Among phenolic acids, predominant phenolics in cereals are benzoic acid derivatives such as gallic, vanillic and syringic acid and cinnamic acid derivatives such as ferulic, p-coumaric and caffeic acid, of which, ferulic acid is the most potent in all cereals and makes from 70 to 90% of total [5,6]. On the other hand, ferulic acid and diferulates, as the most abundant phenolics and major contributors to the in vitro antioxidant capacity of cereals grain, are not present in significant quantities in some fruits and vegetables. Antioxidant properties of phenolic acids stem from the reactivity of their phenol moiety, i.e. from the reactivity of hydroxyl substituent on the aromatic ring. The hydroxylation and methoxylation in the aromatic ring affect the radical-quenching ability and hence different antioxidant activities of phenolic acids. It is considered that radical scavenging via the hydrogen atom donation can be the predominant mode of the phenolic acids antioxidant activity [7]. In cereals grains, phenolic acids are mainly present in the insoluble bound form, linked to cell wall structural components such as cellulose, lignin, and proteins through ester bonds and the results showed their low bioaccessibility (<1 to 2%) [6,8,9]. Most often, phenolic acids are esterified to the arabinose side groups of arabinoxylans. The ratio of free, soluble conjugated, and bound ferulic acid in corn and wheat was about 0.1 : 1 : 100 [10]. Epidemiological evidence has supported the role of free phenolic acids in the prevention of several chronic diseases including cardiovascular disease, cancer, diabetes, as well as aging and other disorders, possibly due to its high antioxidant capacity [11]. However, given to the insoluble bound form of phenolic acids represented in the whole grain of cereals, data on the bioavailability are needed in order to elucidate their potential role in health benefits. In general, the bioavailability of ferulic acid from the whole grain of cereals is low. Thus, bioavailability of the acid from consumed wheat and corn bran was 2.5-5% and even lower 0.4-0.5% in rat, respectively [12]. This practically means that the majority of the cereals phenolic acids are those that can be released in the colon by intestinal microflora in order to exert their healthful benefits locally, such as colon cancer prevention.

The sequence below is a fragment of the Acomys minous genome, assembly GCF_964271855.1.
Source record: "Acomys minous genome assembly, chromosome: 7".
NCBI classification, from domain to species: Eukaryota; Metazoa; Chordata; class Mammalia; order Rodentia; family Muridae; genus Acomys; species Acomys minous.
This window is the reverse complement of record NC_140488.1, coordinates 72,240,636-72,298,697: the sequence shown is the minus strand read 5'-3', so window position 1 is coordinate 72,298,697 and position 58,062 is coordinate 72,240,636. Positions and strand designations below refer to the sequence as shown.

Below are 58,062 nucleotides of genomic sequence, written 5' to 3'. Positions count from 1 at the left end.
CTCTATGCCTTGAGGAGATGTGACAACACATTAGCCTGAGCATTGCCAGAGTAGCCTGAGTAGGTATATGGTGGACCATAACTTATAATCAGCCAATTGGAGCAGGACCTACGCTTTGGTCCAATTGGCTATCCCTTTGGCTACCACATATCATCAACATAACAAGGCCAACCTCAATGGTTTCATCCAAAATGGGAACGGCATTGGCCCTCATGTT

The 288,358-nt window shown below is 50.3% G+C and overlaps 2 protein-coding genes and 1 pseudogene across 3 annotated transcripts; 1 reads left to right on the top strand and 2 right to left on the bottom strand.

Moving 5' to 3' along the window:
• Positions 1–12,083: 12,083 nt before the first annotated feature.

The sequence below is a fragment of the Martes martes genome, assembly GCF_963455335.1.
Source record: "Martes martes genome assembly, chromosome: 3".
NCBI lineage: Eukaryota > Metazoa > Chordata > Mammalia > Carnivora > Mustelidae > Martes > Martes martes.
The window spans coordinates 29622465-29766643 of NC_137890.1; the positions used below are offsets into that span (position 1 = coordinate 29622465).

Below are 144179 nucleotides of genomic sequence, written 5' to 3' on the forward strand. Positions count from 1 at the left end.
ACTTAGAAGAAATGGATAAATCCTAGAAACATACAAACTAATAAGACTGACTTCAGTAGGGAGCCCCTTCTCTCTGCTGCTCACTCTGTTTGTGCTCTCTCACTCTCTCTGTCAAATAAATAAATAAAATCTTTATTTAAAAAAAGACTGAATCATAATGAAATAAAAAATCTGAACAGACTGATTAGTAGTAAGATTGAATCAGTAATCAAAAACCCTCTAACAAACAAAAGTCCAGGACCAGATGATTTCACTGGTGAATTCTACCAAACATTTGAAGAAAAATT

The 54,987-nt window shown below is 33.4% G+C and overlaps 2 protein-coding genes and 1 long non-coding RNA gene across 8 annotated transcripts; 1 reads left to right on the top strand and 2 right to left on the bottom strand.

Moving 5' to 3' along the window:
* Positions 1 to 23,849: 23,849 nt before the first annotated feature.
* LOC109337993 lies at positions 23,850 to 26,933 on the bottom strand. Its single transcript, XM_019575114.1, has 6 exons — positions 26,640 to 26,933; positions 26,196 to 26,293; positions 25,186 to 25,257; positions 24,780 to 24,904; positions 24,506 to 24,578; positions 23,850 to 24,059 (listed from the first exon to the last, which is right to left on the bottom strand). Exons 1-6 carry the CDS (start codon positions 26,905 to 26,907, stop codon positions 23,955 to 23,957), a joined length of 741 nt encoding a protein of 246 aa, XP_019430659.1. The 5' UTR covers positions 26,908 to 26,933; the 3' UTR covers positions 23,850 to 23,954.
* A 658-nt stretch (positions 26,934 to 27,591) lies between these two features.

Similar to phenolic acids, biochemical activities of flavonoids depend on their chemical structures and the relative orientation of various moieties in the molecules. Flavan nucleus, consisting of two benzene rings combined by an oxygen-containing pyran ring, makes basic structure of flavonoids [13]. The ability of flavonoids to be effective antioxidants depends on their metal-chelating potential, the presence of hydrogen-/electron-donating substituents in the molecules and the ability of the flavonoid to delocalize the unpaired electron [14]. Generally, flavonoids form the largest group of naturally occurring polyphenols. Approximately 9000 different flavonoids, grouped into families including flavones, flavonol, isoflavones, flavanones, flavanonol, flavanol and anthocyanidin, have been identified. Flavonoids normally accumulate in the vacuoles of plant tissues as their respective O-linked glycosidic conjugates. However, C-linked glycosides are major secondary metabolites in cereals. C-glycosides are generated with conjugation by different sugars occurring singly or doubly at the C-8 and/or C-6 position [15]. In addition to a soluble conjugated form, flavonoids are present in cereals in the free form, as the respective aglycines, and the insoluble bound form. The results of Lee et al. [16] showed that flavonoide aglycones had greater antioxidant activities than their glucosides when the potency was assessed using the LDL oxidation assay. Cereals grain mainly contains flavones. Further, colored whole grain of cereals contains a larger number of anthocyanins that are identified mostly as derivatives of cyanidin, pelargonidin, delfinidin and peonidin [6]. Delphinidin is known to be responsible for the bluish color, whereas cyaniding and pelargonidin are responsible for purple and red colors. Some cereals can also contain polymeric forms of flavonols, tannins and proanthocyanidins [14,1], whose antioxidant capacity is higher than that of monomers. Shi et al. [17] reported that antioxidant capacity of flavan-3-ols was 20-fold higher than of vitamin C and 50 times than of vitamin E. Flavonoids are of particular importance in the human diet. Summing up the results of many studies, He & Giusti [18] reported that flavonoids acted as antioxidants, possessed anti-inflammatory, anti-carcinogenic activity and diabetes alleviation properties and could be associated with cardiovascular disease prevention and obesity control.